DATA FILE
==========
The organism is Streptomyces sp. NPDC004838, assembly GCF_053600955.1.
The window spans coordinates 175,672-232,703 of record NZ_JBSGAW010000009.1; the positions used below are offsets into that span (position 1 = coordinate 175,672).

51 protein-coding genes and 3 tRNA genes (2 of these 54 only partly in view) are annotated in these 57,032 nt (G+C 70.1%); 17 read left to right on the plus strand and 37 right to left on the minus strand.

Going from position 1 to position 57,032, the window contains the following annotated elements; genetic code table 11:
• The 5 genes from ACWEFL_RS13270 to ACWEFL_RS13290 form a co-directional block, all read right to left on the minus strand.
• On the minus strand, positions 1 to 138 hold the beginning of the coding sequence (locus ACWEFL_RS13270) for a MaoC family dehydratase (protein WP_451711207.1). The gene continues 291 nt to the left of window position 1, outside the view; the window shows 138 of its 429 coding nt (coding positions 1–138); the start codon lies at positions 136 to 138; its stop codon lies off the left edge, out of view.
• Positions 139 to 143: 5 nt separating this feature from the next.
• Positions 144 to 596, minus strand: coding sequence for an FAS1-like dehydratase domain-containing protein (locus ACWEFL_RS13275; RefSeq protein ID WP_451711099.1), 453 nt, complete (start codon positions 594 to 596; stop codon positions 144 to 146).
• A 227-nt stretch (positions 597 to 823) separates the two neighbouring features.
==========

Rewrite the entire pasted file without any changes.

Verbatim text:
The organism is Streptomyces sp. NPDC004838, assembly GCF_053600955.1.
The window spans coordinates 175,672-232,703 of record NZ_JBSGAW010000009.1; the positions used below are offsets into that span (position 1 = coordinate 175,672).

51 protein-coding genes and 3 tRNA genes (2 of these 54 only partly in view) are annotated in these 57,032 nt (G+C 70.1%); 17 read left to right on the plus strand and 37 right to left on the minus strand.

Going from position 1 to position 57,032, the window contains the following annotated elements; genetic code table 11:
• The 5 genes from ACWEFL_RS13270 to ACWEFL_RS13290 form a co-directional block, all read right to left on the minus strand.
• On the minus strand, positions 1 to 138 hold the beginning of the coding sequence (locus ACWEFL_RS13270) for a MaoC family dehydratase (protein WP_451711207.1). The gene continues 291 nt to the left of window position 1, outside the view; the window shows 138 of its 429 coding nt (coding positions 1–138); the start codon lies at positions 136 to 138; its stop codon lies off the left edge, out of view.
• Positions 139 to 143: 5 nt separating this feature from the next.
• Positions 144 to 596, minus strand: coding sequence for an FAS1-like dehydratase domain-containing protein (locus ACWEFL_RS13275; RefSeq protein ID WP_451711099.1), 453 nt, complete (start codon positions 594 to 596; stop codon positions 144 to 146).
• A 227-nt stretch (positions 597 to 823) separates the two neighbouring features.